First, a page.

With its emphasis on the vanity of human existence, Ecclesiastes is one of the more bleak books in the Old Testament. I would say that the most frequently used literary device in this book would have to be parallelism. This occurs when words, phrases, or clauses balance each other out in an expression.
In the King James translation of the Bible, we find numerous examples of parallelism. In the fourth verse of the book's opening chapter, for example, we read the following:
One generation passeth away, and another generation cometh: but the earth abideth for ever.
Note the repetition of the word "generation" in the first two clauses. Notice also the balancing opposition of "One" and "another", as well as the opposition of "passeth" and "cometh." Several other examples of this occur in the verses that follow.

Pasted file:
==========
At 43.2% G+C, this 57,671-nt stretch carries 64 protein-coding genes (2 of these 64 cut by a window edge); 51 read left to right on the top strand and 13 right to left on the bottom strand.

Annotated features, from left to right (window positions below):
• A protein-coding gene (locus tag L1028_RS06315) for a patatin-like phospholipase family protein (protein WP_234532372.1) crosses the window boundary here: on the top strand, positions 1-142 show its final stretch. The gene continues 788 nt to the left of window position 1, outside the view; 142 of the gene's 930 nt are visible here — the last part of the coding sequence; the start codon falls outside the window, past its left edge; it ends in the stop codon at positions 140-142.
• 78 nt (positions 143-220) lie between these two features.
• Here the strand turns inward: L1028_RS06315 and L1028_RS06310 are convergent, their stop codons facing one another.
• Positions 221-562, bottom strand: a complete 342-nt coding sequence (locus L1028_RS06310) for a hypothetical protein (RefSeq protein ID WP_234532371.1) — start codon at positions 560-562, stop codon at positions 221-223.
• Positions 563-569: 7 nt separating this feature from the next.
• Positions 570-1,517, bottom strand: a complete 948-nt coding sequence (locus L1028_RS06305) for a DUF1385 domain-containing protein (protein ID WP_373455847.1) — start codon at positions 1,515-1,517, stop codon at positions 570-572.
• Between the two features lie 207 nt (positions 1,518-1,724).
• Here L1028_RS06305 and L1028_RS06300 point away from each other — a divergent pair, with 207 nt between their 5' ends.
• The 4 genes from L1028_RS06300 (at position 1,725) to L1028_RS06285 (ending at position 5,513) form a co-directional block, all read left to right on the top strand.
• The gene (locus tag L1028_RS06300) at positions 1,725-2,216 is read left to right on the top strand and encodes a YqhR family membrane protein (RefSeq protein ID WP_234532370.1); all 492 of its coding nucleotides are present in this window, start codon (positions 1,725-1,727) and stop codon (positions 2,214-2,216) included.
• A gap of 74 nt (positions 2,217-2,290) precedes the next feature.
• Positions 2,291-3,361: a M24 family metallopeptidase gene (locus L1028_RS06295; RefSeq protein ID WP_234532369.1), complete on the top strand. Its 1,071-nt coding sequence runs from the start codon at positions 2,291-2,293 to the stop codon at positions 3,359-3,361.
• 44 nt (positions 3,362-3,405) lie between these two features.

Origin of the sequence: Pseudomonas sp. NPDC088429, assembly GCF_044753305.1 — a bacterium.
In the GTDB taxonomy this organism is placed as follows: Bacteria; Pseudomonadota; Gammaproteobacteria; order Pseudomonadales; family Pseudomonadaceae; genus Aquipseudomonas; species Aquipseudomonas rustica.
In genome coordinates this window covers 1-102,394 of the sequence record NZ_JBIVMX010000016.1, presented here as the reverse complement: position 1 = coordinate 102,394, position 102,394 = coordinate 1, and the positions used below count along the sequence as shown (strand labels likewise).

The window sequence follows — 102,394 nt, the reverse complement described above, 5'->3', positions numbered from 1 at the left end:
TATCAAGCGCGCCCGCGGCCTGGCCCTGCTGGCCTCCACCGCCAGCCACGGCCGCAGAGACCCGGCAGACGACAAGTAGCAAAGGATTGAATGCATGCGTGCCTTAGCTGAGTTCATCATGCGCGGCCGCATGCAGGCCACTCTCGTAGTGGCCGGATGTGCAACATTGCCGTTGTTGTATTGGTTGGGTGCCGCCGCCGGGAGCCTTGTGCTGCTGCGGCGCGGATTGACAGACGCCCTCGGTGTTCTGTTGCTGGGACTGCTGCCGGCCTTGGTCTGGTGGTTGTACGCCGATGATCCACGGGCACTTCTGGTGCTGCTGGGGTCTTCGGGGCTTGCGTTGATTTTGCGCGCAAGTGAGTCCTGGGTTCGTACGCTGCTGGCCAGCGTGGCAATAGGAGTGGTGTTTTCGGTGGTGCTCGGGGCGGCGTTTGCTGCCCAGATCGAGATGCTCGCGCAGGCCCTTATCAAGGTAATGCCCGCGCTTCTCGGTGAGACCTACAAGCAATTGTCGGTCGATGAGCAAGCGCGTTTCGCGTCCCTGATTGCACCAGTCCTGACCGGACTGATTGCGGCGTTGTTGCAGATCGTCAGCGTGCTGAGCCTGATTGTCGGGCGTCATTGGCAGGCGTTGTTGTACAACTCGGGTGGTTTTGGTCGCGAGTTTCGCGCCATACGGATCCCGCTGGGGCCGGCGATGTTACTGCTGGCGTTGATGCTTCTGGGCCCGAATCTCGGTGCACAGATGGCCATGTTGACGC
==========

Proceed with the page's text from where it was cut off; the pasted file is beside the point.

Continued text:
The most famous example of such parallelism occurs in the opening of Ecclesiastes 3, where we have the famous "To every thing there is a season" passage. Verses 2-8 are thick with parallelism. I shall cite verses 3 and 4 only here:
A time to kill, and a time to heal; a time to break down, and a time to build up;
A time to weep, and a time to laugh; a time to mourn, and a time to dance;
Note the echoing of the definite article ("A...a"); the repetition of the word "time", and the balancing of the infinitives ("to kill...to heal" etc.).
Thus, it would seem to me that parallelism is a dominant literary device in this book.